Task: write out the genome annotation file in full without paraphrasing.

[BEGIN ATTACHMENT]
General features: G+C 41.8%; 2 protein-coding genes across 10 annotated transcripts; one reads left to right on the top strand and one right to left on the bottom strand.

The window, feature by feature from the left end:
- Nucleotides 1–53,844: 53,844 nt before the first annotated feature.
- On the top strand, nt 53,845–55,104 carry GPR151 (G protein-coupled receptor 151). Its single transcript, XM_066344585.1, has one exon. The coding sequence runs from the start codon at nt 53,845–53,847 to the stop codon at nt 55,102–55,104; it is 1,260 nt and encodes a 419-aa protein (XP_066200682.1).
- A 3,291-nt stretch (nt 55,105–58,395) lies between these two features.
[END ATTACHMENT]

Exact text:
General features: G+C 41.8%; 2 protein-coding genes across 10 annotated transcripts; one reads left to right on the top strand and one right to left on the bottom strand.

The window, feature by feature from the left end:
- Nucleotides 1–53,844: 53,844 nt before the first annotated feature.
- On the top strand, nt 53,845–55,104 carry GPR151 (G protein-coupled receptor 151). Its single transcript, XM_066344585.1, has one exon. The coding sequence runs from the start codon at nt 53,845–53,847 to the stop codon at nt 55,102–55,104; it is 1,260 nt and encodes a 419-aa protein (XP_066200682.1).
- A 3,291-nt stretch (nt 55,105–58,395) lies between these two features.